Last modified: Tuesday, April 28, 2009
IU professor's book examines life for Russia's merchant class, 200 years ago
FOR IMMEDIATE RELEASE
April 28, 2009
BLOOMINGTON, Ind. -- Ivan Alekseevich TolchŽnov lived the life of a typical Russian merchant of the late 1700s and early 1800s, but with a major difference -- he wrote it all down.
David L. Ransel, the Robert F. Byrnes Professor of History in the College of Arts and Sciences at Indiana University Bloomington, has used TolchŽnov's detailed diary to produce a revealing book about a segment of Russian society that had been largely ignored by historians.
A Russian Merchant's Tale: The Life and Adventures of Ivan Alekseevich TolchŽnov, Based on His Diary, has been published by Indiana University Press.
The diary, which sat neglected for more than 100 years, recorded TolchŽnov's daily comings and goings, his contacts with lords and laborers, and information about the education, work, business, civic and religious practices of the Russian merchant class of 200 years ago.
"We really didn't know anything about the daily life of commercial people in Russia, and this diary has opened the door to that," Ransel said.
Ransel, the author of several books on Russian history, combined the diary with extensive research on documentary and printed sources in Russia. The picture that emerges of TolchŽnov reveals continuous financial uncertainty, social striving and concern for appearances.
"Life for a merchant was extremely precarious," Ransel said. "Who you were and what you could achieve depended on this front that you created."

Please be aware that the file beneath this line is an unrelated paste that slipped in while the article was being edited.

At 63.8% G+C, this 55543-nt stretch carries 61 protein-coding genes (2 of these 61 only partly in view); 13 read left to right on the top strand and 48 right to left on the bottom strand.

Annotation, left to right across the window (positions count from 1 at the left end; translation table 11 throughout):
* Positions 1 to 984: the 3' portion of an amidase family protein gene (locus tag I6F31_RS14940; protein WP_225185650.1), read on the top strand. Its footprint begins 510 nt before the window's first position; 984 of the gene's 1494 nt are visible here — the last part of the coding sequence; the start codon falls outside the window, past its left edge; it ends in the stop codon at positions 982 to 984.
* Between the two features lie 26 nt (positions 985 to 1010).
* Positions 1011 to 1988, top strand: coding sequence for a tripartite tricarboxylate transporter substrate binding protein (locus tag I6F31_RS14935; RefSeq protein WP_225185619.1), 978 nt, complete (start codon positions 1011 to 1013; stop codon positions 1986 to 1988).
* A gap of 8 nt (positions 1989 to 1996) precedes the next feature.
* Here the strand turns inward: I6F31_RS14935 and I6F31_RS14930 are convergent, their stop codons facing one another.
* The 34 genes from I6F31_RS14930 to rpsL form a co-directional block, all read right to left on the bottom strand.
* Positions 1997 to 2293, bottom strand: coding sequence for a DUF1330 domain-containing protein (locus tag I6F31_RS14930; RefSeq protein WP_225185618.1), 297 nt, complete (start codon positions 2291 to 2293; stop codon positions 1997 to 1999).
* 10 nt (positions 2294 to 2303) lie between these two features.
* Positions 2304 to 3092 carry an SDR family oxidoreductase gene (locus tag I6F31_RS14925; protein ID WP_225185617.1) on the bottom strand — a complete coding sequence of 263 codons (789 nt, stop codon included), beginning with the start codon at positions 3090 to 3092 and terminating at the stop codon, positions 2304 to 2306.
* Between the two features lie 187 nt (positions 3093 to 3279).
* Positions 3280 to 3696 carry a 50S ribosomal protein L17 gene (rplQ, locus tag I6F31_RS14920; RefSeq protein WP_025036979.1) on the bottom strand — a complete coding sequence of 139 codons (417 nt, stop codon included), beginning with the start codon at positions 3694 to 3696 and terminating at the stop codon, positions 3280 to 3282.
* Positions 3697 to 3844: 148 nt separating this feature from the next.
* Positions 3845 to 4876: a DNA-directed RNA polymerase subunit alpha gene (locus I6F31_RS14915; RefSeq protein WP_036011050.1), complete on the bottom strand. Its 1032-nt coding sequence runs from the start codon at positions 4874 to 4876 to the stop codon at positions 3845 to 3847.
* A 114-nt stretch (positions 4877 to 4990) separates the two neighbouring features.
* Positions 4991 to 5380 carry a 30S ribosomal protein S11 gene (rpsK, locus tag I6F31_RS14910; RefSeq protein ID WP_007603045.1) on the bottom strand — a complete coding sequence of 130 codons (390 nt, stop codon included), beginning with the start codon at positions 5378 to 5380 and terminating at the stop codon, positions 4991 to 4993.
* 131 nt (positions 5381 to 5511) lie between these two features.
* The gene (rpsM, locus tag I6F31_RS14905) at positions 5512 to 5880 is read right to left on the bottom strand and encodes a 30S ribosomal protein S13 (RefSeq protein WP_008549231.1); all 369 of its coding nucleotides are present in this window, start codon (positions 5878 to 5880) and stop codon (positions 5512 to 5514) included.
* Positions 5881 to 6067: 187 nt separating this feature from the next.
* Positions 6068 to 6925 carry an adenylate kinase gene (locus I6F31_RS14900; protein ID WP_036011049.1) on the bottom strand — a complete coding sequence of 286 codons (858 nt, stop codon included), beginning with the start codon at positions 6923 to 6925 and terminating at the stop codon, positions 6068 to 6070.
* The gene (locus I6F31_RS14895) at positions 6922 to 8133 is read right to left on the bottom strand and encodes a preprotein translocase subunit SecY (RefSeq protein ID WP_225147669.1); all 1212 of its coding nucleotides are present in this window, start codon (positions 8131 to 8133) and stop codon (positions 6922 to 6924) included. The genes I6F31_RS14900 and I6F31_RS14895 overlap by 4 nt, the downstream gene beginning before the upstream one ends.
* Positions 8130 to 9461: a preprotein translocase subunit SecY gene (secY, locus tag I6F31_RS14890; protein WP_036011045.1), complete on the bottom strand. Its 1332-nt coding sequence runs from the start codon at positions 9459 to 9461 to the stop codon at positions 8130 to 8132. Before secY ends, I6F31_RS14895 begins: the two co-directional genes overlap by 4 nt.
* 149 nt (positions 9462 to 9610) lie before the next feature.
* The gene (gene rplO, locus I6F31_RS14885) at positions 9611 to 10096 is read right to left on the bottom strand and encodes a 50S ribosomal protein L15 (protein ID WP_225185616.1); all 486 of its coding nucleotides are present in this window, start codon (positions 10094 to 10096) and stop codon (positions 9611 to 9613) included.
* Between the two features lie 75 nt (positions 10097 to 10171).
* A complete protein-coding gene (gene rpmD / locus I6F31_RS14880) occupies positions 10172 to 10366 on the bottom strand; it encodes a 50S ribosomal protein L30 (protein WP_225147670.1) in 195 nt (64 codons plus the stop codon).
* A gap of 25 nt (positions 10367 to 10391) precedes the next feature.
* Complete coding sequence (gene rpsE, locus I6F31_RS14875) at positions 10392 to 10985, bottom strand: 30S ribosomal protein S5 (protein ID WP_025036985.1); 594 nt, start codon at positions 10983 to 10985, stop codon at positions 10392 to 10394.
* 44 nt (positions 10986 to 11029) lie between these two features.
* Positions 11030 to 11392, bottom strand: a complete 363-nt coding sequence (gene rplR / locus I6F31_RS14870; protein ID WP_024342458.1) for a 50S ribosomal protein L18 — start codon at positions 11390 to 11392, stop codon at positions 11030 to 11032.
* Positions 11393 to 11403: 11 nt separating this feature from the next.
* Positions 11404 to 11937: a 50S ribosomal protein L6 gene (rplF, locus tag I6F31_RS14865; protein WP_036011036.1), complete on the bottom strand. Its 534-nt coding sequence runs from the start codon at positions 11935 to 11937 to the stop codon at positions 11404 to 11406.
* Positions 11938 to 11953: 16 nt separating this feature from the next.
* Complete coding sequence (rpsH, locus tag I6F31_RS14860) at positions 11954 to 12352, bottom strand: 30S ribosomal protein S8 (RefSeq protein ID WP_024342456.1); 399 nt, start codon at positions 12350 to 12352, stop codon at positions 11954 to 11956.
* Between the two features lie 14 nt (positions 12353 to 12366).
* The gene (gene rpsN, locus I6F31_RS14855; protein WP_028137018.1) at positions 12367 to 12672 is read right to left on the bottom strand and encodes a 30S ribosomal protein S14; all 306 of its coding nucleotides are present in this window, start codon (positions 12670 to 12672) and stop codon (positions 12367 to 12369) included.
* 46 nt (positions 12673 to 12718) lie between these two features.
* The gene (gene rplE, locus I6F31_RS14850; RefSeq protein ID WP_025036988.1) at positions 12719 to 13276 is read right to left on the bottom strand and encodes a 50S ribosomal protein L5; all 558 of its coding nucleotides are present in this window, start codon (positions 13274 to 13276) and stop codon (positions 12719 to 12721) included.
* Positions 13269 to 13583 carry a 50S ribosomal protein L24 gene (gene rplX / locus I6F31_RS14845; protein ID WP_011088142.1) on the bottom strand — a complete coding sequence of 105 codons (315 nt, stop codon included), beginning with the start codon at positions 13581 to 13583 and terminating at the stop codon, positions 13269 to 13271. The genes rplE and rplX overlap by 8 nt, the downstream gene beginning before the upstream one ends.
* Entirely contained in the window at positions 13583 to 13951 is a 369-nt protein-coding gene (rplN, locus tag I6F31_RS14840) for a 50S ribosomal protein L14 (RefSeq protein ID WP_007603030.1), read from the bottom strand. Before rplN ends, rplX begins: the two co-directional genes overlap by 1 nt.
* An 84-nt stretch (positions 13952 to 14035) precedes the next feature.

Ivan Alekseevich TolchŽnov was born in 1754 into a family of grain traders in the city of Dmitrov, 50 miles north of Moscow. While he had little formal education, he enjoyed reading and the theater and valued his contacts with nobles. He was a prosperous merchant, engaging in philanthropy and civic life, building a grand masonry house, and developing impressive gardens and orangeries.
But TolchŽnov's life was marked by personal and financial setbacks. Only four of his 16 children survived to adulthood. He lived beyond his means and ignored details of his business, and eventually he went through complex machinations to conceal his massive and growing debts.
His front collapsed around 1800. Aided by political connections, he avoided serious legal trouble and moved to Moscow, where he reinvented himself as a playing card manufacturer. His diary ends in 1812 with the social disruption that came from Napoleon's invasion of Russia. TolchŽnov died in 1825.
Sometime in the 19th century, the 1,000-page diary was deposited in the archives of the Library of the Russian Academy of Sciences in St. Petersburg. Someone inventoried it in the 1930s, Ransel said, but an excerpt first became available to historians in the 1970s. Ransel eventually got the entire document on microfilm, then spent several summers doing research in Russia to provide the context for TolchŽnov's fascinating and instructive life story.
"It's a moral tale," he said. "The question is, what propelled him along this line of rise and collapse?"